Each year as the temperature outside rises and spring gradually gives way to summer, one question is inevitably asked of readers everywhere: “What are you going to read at beach?”
The “beach read” genre has exploded recently, becoming an increasingly popular way of categorizing books that are “quick,” “light” and “fluffy.” When I hear this label I immediately think of contemporary YA novels I’ve brought to the beach in the past: The Moon and More by Sarah Dessen, The Summer I Turned Pretty by Jenny Han, This Is What Happiness Looks Like by Jennifer E. Smith, etc. These are the kinds of books that have apparently been deemed perfect for reading by the water; however, they are certainly not the only books I read while lounging in the sun.
I’d like challenge this stereotypical “beach read” genre because I think that “beach reads” are based on each individual’s reading tastes and preferences.
For instance, I tend to read longer, more challenging books during the summer months compared to what I read when classes are in session. Free from the burden of course work and a busy schedule of extracurriculars, I can now dedicate time to the texts I’ve been meaning to read for months. This summer I’m tackling Tolstoy’s War and Peace, though I probably wouldn’t lug it to the beach with me because it is a TOME. Nevertheless, this trend in my summer reading means that I’m likely to choose something outside of the “beach read” stereotype to pack in my tote bag.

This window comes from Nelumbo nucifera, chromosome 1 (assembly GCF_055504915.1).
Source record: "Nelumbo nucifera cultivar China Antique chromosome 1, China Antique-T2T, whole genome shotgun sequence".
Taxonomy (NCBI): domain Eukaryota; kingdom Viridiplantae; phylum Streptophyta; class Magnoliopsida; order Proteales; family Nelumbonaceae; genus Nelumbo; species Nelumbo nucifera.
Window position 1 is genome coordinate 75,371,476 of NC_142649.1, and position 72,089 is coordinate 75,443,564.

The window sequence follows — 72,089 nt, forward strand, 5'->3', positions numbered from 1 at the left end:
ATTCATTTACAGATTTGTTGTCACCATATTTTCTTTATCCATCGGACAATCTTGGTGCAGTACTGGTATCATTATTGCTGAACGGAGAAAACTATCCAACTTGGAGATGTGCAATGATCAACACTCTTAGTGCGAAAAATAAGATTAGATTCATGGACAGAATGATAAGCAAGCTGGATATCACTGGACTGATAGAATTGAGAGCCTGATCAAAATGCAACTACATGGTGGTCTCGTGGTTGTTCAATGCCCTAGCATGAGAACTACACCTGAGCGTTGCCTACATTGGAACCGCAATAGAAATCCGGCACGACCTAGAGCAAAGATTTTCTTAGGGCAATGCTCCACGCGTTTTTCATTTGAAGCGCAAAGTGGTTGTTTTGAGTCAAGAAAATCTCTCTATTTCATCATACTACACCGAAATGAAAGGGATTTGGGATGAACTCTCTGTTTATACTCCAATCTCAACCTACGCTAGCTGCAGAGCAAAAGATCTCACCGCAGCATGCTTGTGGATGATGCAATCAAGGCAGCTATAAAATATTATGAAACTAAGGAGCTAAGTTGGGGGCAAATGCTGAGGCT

I also love to read science fiction novels at the beach. My go-to author for this is Michael Crichton because his books are fast-paced, incredibly suspenseful, and dangerously easy to get sucked into reading for hours on end. Last summer I brought his novel Sphere with me to read by the lake while I was camping and I devoured it in a matter of two days. There’s nothing quite like being completely immersed in a novel with your toes in the sand.
In actuality, I rarely read what are considered “beach reads” at the beach– so doesn’t this necessitate a new way of thinking about this genre? Personally, I feel like the genre as a whole doesn’t even really exist; rather, “beach reads” are simply whatever we each prefer to read while enjoying some time in the sun.
How do you define a “beach read”? Do you like to read at the beach? What kinds of books do you usually bring with you? Let me know in the comments section below!
Leave a Reply